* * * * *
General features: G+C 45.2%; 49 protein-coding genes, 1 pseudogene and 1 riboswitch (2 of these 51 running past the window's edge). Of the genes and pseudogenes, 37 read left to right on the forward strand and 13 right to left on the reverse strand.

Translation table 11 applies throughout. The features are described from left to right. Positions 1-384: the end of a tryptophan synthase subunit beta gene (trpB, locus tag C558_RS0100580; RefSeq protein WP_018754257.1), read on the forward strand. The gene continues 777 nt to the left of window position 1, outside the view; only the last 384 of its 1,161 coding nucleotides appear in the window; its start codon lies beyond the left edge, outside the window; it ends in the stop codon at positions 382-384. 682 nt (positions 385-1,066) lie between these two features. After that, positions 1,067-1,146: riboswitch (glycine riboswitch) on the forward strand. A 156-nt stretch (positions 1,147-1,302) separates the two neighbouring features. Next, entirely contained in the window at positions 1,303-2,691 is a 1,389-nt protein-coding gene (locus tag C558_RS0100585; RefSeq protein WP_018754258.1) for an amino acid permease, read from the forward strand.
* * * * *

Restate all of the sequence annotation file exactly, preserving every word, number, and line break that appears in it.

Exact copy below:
General features: G+C 45.2%; 49 protein-coding genes, 1 pseudogene and 1 riboswitch (2 of these 51 running past the window's edge). Of the genes and pseudogenes, 37 read left to right on the forward strand and 13 right to left on the reverse strand.

Translation table 11 applies throughout. The features are described from left to right. Positions 1-384: the end of a tryptophan synthase subunit beta gene (trpB, locus tag C558_RS0100580; RefSeq protein WP_018754257.1), read on the forward strand. The gene continues 777 nt to the left of window position 1, outside the view; only the last 384 of its 1,161 coding nucleotides appear in the window; its start codon lies beyond the left edge, outside the window; it ends in the stop codon at positions 382-384. 682 nt (positions 385-1,066) lie between these two features. After that, positions 1,067-1,146: riboswitch (glycine riboswitch) on the forward strand. A 156-nt stretch (positions 1,147-1,302) separates the two neighbouring features. Next, entirely contained in the window at positions 1,303-2,691 is a 1,389-nt protein-coding gene (locus tag C558_RS0100585; RefSeq protein WP_018754258.1) for an amino acid permease, read from the forward strand.